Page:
In 547 BCE, the Persian King Cyrus captured the city of Sardis and established Persian rule over most of Anatolia. In 334 BCE, local representatives of Cyrus’s successors peacefully surrendered the city to Alexander the Great; most of the peninsula fell out of imperial grip soon thereafter. What was the impact of two centuries of Achaemenid imperial rule on Anatolia and its people? In a wide-ranging book, now published in paperback, Dusinberre attempts to answer this difficult question. The author is well qualified for the task, having done research and fieldwork on Achaemenid archaeological remains at major sites in the region, including Sardis, Gordion, and Kerkenes.
The nature of the relevant textual and archaeological evidence poses a challenge to any scholar wanting to study Achaemenid Anatolia. On the one hand, epigraphic sources in Persian, Aramaic, and the indigenous languages of the region, including Lydian, Lycian, and Carian, are meager. In addition, contemporary literary accounts are written in Greek mostly by people who variously idealized or abhorred the Persians. On the other hand, even at provincial capitals archaeological evidence is uneven and scarce. At Sardis, for example, a site that has been excavated continuously for more than half a century, traces of Achaemenid presence are neither abundant nor conspicuous; the most obvious marker is arguably the so-called “Pyramid tomb,” an odd funerary monument which poses major interpretive challenges since it has no parallels other than the tomb of King Cyrus himself.1 At Dascylium, Achaemenid-period monumental architecture looks disconcertingly Hellenic. And at Celaenae, systematic archaeological exploration has begun relatively recently and has not involved extensive excavation.2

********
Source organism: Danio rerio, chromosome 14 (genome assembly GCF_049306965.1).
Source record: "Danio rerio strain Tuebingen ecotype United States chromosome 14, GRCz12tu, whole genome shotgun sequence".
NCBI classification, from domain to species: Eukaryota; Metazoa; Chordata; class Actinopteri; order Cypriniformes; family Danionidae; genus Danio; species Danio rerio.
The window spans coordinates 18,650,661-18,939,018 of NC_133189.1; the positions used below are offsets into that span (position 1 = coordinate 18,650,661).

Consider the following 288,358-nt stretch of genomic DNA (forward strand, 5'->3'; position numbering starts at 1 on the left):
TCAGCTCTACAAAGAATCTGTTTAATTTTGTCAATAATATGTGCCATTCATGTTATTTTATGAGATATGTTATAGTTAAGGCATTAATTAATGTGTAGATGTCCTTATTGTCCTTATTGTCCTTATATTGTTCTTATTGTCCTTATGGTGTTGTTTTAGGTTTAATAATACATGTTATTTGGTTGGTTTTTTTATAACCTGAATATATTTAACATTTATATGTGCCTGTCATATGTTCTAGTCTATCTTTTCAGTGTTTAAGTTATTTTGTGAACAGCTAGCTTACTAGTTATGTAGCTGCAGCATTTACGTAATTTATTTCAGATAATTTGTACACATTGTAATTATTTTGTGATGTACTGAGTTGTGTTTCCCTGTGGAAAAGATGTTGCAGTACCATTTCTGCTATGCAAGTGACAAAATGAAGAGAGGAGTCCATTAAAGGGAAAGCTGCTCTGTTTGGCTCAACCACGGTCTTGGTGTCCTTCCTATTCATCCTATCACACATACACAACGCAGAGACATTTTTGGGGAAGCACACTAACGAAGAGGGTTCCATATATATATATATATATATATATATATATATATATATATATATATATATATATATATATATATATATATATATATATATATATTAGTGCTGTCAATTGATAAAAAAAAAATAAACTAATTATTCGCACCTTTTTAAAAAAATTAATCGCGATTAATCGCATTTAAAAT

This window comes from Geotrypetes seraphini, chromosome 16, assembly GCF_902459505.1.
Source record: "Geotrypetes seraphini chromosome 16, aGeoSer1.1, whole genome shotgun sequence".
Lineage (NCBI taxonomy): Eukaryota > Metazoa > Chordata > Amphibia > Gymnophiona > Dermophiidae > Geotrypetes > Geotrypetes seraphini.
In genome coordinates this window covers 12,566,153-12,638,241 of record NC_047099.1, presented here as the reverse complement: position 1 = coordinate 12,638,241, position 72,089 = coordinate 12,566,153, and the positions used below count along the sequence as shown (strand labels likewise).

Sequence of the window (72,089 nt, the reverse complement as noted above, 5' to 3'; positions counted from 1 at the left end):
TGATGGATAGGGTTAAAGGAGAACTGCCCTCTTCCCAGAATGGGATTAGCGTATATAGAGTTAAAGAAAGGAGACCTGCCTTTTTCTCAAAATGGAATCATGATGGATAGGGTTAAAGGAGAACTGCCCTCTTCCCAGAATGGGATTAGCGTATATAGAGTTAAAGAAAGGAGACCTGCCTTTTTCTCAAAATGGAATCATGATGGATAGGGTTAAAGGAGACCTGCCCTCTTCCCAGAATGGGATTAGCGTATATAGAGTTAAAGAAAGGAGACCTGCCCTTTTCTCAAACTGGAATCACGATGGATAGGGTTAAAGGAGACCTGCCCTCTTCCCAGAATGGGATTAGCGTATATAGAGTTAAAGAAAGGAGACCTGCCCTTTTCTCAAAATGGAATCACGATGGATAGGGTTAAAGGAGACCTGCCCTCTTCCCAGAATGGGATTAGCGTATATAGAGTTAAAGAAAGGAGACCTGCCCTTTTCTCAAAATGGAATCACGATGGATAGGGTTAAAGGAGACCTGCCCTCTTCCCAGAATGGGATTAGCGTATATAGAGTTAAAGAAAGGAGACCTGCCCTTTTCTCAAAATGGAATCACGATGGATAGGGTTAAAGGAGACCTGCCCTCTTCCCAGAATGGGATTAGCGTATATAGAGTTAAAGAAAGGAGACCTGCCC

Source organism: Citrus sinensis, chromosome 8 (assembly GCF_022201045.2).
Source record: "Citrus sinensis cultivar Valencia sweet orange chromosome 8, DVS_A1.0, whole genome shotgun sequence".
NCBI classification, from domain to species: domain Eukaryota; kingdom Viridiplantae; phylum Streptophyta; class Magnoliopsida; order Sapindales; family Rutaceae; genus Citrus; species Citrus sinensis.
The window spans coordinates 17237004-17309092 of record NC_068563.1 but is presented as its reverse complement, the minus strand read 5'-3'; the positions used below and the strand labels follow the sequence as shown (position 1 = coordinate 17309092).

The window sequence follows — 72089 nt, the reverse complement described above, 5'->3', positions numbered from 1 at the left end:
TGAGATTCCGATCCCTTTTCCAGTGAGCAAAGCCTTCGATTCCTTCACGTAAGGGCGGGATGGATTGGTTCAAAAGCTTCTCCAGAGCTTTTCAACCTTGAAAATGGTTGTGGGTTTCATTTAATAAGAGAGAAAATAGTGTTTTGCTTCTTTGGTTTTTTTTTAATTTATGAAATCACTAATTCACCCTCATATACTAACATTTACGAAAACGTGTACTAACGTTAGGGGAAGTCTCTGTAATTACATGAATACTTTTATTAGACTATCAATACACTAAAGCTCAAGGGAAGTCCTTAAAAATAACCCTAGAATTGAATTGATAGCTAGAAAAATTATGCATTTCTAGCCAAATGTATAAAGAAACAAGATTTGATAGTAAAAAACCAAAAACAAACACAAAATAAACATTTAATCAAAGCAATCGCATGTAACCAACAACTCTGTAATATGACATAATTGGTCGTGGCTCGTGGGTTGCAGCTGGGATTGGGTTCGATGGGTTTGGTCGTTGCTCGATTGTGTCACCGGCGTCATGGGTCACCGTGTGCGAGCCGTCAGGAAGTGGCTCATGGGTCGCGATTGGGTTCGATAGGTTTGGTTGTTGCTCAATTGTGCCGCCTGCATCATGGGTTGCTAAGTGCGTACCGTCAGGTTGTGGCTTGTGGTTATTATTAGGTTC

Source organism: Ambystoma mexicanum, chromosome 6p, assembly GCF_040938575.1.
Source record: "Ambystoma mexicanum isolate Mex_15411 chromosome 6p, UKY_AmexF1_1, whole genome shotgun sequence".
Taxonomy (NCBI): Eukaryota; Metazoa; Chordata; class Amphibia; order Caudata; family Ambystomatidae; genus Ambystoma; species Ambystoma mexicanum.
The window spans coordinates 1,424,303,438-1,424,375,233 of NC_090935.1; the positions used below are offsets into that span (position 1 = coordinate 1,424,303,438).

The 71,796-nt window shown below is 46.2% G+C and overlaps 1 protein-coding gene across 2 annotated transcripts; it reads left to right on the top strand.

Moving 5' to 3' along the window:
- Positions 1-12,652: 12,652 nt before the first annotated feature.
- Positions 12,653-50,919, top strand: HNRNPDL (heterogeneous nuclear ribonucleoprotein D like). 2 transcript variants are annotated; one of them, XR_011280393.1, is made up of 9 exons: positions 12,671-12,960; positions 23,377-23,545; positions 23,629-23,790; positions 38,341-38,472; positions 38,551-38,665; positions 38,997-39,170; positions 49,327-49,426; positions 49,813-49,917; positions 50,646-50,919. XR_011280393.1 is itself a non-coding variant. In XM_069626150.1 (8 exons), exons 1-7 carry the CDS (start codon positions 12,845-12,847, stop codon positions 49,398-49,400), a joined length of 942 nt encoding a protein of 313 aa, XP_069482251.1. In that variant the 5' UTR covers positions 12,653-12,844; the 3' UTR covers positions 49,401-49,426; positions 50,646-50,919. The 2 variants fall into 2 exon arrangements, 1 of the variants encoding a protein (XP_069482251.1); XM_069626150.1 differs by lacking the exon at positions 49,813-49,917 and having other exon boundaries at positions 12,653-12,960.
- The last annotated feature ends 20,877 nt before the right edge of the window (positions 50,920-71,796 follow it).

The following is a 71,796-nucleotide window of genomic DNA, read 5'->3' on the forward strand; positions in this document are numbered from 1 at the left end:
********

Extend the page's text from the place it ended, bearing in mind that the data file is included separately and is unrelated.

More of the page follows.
The main virtues of Dusinberre’s book are first, that it offers an up-to-date readable synthesis of widely scattered and diverse material, usually treated separately by various specialists, and second, that much of it involves archaeological evidence. Scholars of ancient Anatolia and of the Achaemenid empire, the book’s obvious readership, will find sound analysis and copious illustrations. In a previous monograph, which dealt with the same topic but was confined to the city of Sardis, Dusinberre structured her argument according to classes of material remains (e.g., inscriptions, tombs, sealstones, bowls).3 By contrast, this book is organized thematically. The author devotes substantive chapters to political and military control, eating and drinking, funerary and cult practices, and education. In her introduction, she provides brief theoretical remarks as well as historical and geographical overviews, and in her conclusions she reflects about empire and identity. Each of the thematic chapters is driven by clear questions: By what means was the territory of Anatolia guarded and kept in check (Chapter 3)? What was the effect of imperial occupation on local religious practices (Chapter 6)? How were young and old educated under Achaemenid rule (Chapter 7)? This thematic breakdown allows Dusinberre to make geographic and chronological extrapolations, but it also tends to highlight the paucity and unevenness of the available evidence. When she has an abundance of data, as in Chapter 4 (“Eating and Drinking with Class and Style”), her conclusions are persuasive. While the monumental legacy of the Achaemenids in Anatolia is elusive, their mark on consumption practices is unmistakable. Ceramics and metal vessels, as well as a host of visual representations of banqueting and dining demonstrate that imperial power was legitimized and negotiated through embodied performances. As Margaret Miller showed a few years ago, this material perspective illuminates how Achaemenid imperial realities were experienced by actual people with actual bodies in actual spaces.4 Equally successful is Chapter 5 (“Dealing with the Dead”). As Dusinberre observes, the remarkable variety of monumental tombs in Achaemenid Anatolia attests to the continuity of local architectural practices, but such diversity is counterbalanced by the uniformity of grave goods, many of which reveal the will of the deceased to use Achaemenid imperial markers of status.